On a sunny autumn afternoon in late October, more than a dozen volunteers from non-profits Natural Lands and Tyler Arboretum joined forces to collect native plant seeds at Willisbrook Preserve, owned and managed by Natural Lands. The seeds will be propagated at Tyler Arboretum, and then planted at both Tyler’s Pink Hill and Natural Lands’ Willisbrook Preserve as part of a joint effort to re-introduce rare species of local genotypes to this serpentine barrens habitat.
The serpentine barrens at Willisbrook Preserve, located in Malvern, are among just a handful of remaining serpentine grasslands in the eastern United States. Serpentine barrens contain serpentinite, a type of rare greenish bedrock from which the soils are weathered. The soils’ chemical characteristics—high in magnesium and nickel and low in calcium—make them inhospitable to most plants. In fact, the term “barrens” was coined by farmers who noticed crops would not grow there. However, a few tenacious plant species have adapted to these extreme soil conditions. Many of these plants are rare, threatened, or endangered as are some of the animals that make the grassy habitat their home. Without the barrens, these native plants and animals could be lost.
The three-acre meadow known as Pink Hill, located at Tyler Arboretum in Media, was named for the candy-colored Phlox subulata that blooms there every spring. Like those at Willisbrook Preserve, the soils at Pink Hill are also underlain with serpentinite. The horticulture staff at Tyler want to augment the existing plant species growing there. By collecting and propagating seeds from nearby Willisbrook Preserve, plants added to the barrens will have the same local genotype.
“The serpentine barrens ecosystem has much more in common with Midwest grasslands than with the forest vegetation that prevails here in the East,” said Dr. Roger Latham, ecologist and conservation biologist. “These two barrens are home to a fantastically diverse group of plants and animals, including several that are rare or endangered.”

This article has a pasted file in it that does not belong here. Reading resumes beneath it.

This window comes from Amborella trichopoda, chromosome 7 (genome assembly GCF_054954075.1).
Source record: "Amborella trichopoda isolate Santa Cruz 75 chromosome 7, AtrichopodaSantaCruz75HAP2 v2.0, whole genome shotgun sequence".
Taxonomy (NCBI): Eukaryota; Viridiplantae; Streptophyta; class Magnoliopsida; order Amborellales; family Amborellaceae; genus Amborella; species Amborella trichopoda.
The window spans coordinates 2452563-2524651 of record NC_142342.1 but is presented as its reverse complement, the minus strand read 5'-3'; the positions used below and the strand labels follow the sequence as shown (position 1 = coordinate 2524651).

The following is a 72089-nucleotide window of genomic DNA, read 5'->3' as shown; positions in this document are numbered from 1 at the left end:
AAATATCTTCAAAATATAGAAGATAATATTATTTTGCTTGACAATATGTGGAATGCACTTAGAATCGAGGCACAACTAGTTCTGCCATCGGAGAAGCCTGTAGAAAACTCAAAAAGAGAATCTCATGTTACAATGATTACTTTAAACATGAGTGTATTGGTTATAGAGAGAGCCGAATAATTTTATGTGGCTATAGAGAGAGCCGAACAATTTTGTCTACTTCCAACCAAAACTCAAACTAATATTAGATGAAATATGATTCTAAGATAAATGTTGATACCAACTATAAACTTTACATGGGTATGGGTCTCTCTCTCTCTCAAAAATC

Ironically, much of the loss of serpentine grasslands is due to inattention from humans. In our year-round moist climate, grasslands rely on periodic disturbance to prevent woodlands from overtaking them. For millions of years, this essential disturbance came from native animals: mastodons, mammoths, and herds of hungry elk kept trees at bay by browsing and trampling the ground beneath them. Grassland-sustaining disturbance was continued by indigenous peoples setting fires and later by livestock grazing and mining. Today, in the absence of these activities, bordering woodlands quickly encroach, creating their own rich soil layer over the inhospitable serpentinite as their leaves drop and decompose.
“We’re delighted to be working with Tyler Arboretum on this important partnership effort to bolster the population of some rare barrens’ plants,” said Oliver Bass, president of Natural Lands. “Grasslands like those at Tyler and Willisbrook are living ecological relics that are worthy of our preservation and stewardship efforts.”
“Restoring Pink Hill to its original state is a significant undertaking, but one that we believe is certainly worth the wait and investment,” said Mandy Santiago, executive director of Tyler Arboretum. “We are thrilled to partner with Natural Lands, Department of Conservation and Natural Resources, Middletown Township and the community at-large to preserve one of the region’s most important and diverse ecosystems.”